How to become a wildlife education officer

Charlotte Daly educates the public on wildlife at Chester Zoo. 

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Charlotte Daly giving a talk at Chester Zoo

What does your role involve?

I’m part of an education team of conservationists who pass on our passion about wildlife and how to protect it to the zoo’s visitors. It’s a very diverse role that involves doing public talks about our different animals and running workshops to inform visitors of the zoo’s conservation work. 

How did you become an education officer?

I studied zoology and marine biology at undergraduate level, followed by a master’s degree in conservation. I did a lot of volunteering for various wildlife organisations and gained lots of experience and tips that would help when I applied for my current job. I took the usual route into the profession of building up my skills on seasonal contracts, until I was offered a permanent position.

What skills are needed for the job?

Widespread knowledge of zoology and conservation is essential for the role, teamed with a lot of passion for wildlife and knowlegde on how we can help protect it. We have to be adaptable as we could be talking to a group of children about penguins and our next conversation could be with an experienced herpetologist. 

What are the pros and cons of your role? 

I love being a part of that moment when people discover something they didn’t know about their favourite animals, whether it be parthenogenesis in komodo dragons or infrasonic communication in elephants. One of the most rewarding aspects on my job is inspiring people to pledge to make a small difference in the right direction, like buying sustainable palm oil products to reduce deforestation. People will protect what they love and if we can inspire people to love wildlife, we can encourage them to conserve it. On the other hand, working with animals, children and technology can be tricky! A big challenge is the huge variety of questions that we could be asked on daily basis.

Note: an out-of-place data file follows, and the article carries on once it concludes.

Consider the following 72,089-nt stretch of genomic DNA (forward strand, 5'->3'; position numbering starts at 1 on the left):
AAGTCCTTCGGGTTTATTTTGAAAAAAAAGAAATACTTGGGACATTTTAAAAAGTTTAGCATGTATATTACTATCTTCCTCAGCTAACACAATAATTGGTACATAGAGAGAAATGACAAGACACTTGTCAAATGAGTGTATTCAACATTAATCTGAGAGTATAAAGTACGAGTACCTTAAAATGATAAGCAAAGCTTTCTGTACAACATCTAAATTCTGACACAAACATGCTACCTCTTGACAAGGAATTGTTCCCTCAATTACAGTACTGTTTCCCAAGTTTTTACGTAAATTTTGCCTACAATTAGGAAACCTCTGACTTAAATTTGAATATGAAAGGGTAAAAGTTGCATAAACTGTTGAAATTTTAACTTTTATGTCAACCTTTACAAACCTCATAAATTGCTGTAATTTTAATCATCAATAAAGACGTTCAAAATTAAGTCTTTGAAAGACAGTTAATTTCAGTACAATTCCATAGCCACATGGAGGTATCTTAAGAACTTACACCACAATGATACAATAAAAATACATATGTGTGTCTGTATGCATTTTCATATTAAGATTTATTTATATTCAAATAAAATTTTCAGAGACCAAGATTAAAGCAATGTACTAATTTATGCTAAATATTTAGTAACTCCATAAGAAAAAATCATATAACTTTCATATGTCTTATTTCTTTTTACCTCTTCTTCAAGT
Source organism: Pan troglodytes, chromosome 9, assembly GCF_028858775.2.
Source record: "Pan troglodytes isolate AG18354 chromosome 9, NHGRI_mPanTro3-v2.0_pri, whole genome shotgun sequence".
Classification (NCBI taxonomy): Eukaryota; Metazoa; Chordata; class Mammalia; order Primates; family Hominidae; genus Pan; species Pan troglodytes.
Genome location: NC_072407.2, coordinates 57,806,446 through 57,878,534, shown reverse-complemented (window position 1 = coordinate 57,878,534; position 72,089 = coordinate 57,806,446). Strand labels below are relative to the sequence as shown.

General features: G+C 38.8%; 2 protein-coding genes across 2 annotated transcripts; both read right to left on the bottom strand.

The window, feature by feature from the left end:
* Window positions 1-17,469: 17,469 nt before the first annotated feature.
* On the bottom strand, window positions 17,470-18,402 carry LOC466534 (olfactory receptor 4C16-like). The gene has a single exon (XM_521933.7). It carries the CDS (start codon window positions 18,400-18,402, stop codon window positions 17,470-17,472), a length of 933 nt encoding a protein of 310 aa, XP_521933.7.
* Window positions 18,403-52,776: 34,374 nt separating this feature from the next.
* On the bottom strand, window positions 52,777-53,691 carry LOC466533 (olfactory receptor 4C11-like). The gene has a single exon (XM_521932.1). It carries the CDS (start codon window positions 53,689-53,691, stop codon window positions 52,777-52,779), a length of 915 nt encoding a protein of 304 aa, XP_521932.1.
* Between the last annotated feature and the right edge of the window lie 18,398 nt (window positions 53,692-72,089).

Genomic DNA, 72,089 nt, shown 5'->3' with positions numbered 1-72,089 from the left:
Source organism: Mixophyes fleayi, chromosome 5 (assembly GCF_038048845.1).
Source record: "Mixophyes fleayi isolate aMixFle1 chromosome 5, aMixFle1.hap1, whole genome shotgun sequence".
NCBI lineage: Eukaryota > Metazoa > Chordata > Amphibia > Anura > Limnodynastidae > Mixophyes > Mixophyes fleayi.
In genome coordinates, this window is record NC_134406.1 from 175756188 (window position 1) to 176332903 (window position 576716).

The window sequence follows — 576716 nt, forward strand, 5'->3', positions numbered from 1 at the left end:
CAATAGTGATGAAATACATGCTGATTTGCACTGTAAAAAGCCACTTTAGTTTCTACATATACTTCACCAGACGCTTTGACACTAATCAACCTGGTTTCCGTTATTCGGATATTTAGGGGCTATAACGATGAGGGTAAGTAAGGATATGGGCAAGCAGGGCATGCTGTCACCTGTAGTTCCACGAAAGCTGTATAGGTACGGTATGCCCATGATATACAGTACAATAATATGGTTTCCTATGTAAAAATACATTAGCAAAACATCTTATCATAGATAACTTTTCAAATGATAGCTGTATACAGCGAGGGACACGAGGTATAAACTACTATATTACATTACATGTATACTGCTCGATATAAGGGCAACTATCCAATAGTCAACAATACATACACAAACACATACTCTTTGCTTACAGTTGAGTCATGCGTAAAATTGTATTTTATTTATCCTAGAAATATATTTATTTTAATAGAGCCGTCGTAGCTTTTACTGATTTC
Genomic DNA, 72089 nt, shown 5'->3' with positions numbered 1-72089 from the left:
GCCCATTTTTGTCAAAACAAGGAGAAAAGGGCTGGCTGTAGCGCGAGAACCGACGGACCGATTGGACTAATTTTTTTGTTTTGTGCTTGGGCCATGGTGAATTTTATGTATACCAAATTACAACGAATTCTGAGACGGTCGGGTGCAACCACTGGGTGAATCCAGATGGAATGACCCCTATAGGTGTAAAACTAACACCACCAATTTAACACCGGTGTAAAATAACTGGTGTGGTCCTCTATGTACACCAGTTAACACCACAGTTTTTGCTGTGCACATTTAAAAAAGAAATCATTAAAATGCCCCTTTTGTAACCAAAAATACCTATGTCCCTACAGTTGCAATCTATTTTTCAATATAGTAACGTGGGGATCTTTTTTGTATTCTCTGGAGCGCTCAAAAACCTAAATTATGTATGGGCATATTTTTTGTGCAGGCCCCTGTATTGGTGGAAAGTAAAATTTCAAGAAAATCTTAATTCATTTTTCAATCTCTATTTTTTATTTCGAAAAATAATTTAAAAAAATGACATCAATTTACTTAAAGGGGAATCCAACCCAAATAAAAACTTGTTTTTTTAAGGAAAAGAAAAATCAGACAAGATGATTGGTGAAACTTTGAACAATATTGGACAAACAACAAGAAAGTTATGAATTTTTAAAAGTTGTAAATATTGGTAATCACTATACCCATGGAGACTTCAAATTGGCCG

What is your most memorable moment at work? 

While talking to a group of visitors about elephants and what they use their incredible trunks for, a young male elephant sucked up lots of water, casually walked to the edge of the enclosure and then squirted it at the visitors, giving them an unforgettable encounter! 

What advice would you give to an aspiring wildlife education officer?

Always build on your knowledge by volunteering for local wildlife groups. My volunteer experience provided me with essential skills, which I use daily, adding to my professional development and making my CV look great. Organisations that employ education officers and could provide volunteering opportunities include local wildlife trusts, museums, wildlife reserves, environmental organisations, and government-lead schemes, such as sustainable transport initiatives.

Find out more about Chester Zoo.

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